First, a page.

Best quote II: Polk on how Washington dominated Nebraska: "We just ran right at 'em. We knew we could win if we ran the way we know how to run. They couldn't stop it. We whupped a team that didn't respect us."

Pac-10 bowl overview

January, 12, 2011
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The Pac-10 went 2-2 this bowl season (Utah, we would have included you if you beat Boise State. You did not, therefore you played that game as a Mountain West team).

The record about says it: Not great. Not a disaster. Mediocre.

Yet we'd rate it north of mediocre. Here's why.

The two wins were dominant efforts against teams that were still ranked in the final polls. Stanford whipped Virginia Tech 40-12 in the Discover Orange Bowl and finished No. 4 in the country in both polls. Washington shocked Nebraska 19-7 in the Bridgepoint Education Holiday Bowl.

More than a few folks saw Stanford coming; the Cardinal were widely considered the nation's best one-loss team entering the bowl season, and Andrew Luck & Co. did nothing to lose that label at season's end.

Few saw Washington coming, and not just because Nebraska stomped the Huskies 56-21 on Sept. 18. The Huskies were ravaged by injuries -- particularly on defense -- late in the season. While it's fair to say the Cornhuskers were uninspired -- they sure looked flat -- that shouldn't take away from the Huskies showing the gumption to physically push around a team that had previously pushed them around.

And then there are the losses.

Not much to say about Arizona in the Valero Alamo Bowl. It got flat-out whipped by Oklahoma State, 36-10. The only upside was it wasn't as humiliating as the 33-0 loss to Nebraska in the 2009 Holiday Bowl. The Wildcats ended the season with a five-game losing streak, and they took a step back after seeming to be on the cusp of becoming a Top-25 program.

As for Oregon, it lost 22-19 to a very good Auburn team on a last-second field goal in the Tostitos BCS National Championship Game. No shame in that.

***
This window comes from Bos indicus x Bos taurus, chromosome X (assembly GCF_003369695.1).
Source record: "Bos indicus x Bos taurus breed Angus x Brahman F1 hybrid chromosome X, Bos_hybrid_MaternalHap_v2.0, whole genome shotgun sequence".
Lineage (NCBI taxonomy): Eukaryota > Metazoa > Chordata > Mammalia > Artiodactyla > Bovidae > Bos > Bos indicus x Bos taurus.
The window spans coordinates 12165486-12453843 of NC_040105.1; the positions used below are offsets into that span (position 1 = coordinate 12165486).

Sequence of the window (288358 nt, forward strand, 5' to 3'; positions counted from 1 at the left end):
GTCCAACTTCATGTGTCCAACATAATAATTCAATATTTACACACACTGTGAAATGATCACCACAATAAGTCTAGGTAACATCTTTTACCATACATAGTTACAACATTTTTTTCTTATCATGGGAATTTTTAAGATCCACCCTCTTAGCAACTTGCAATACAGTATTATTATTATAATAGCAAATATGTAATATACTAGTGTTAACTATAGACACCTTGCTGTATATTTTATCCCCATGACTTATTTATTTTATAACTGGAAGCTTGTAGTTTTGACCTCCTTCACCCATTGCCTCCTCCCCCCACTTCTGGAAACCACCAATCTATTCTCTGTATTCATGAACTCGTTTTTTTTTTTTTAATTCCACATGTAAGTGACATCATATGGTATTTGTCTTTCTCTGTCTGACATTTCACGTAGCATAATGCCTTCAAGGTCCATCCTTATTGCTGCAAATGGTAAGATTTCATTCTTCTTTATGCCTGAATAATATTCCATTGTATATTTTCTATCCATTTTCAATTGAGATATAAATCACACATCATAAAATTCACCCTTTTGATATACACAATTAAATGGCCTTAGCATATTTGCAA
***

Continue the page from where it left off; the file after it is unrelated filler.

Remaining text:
Still, the loss stings for a number of reasons. For one, a program doesn't get many shots at a national championship. The Ducks fell short of winning their first, and a lot of folks -- including me -- thought they were going to win.

Second, the Pac-10 had a chance to make a national statement versus the top-dog conference, the SEC. That didn't happen, which means that it won't be hard for SEC fans to crow and crow and crow about their dominance because, well, the conference is dominating college football.

The Ducks were game, and the strong defensive effort probably surprised some folks, but there was little to suggest that the Tigers weren't the stronger team. (It helps to have the two best players in college football in QB Cam Newton and DT Nick Fairley.)

Further, Oregon's second consecutive defeat in a BCS bowl game -- the Ducks went down to Ohio State in the Rose Bowl after the 2009 season -- means the outright Pac-10 champion lost to another conference's champion two years in a row. That's a hit to Oregon's and the conference's image as it expands to the Pac-12.

Still, when the bowl invitations were announced, a 1-3 finish seemed a real possibility. Everyone knew that Auburn was good -- it was favored over the Ducks -- and it was not unreasonable to wonder if Stanford, despite being favored, would be distracted by the "Jim Harbaugh is leaving" talk that eventually proved true. Arizona and Washington were substantial underdogs.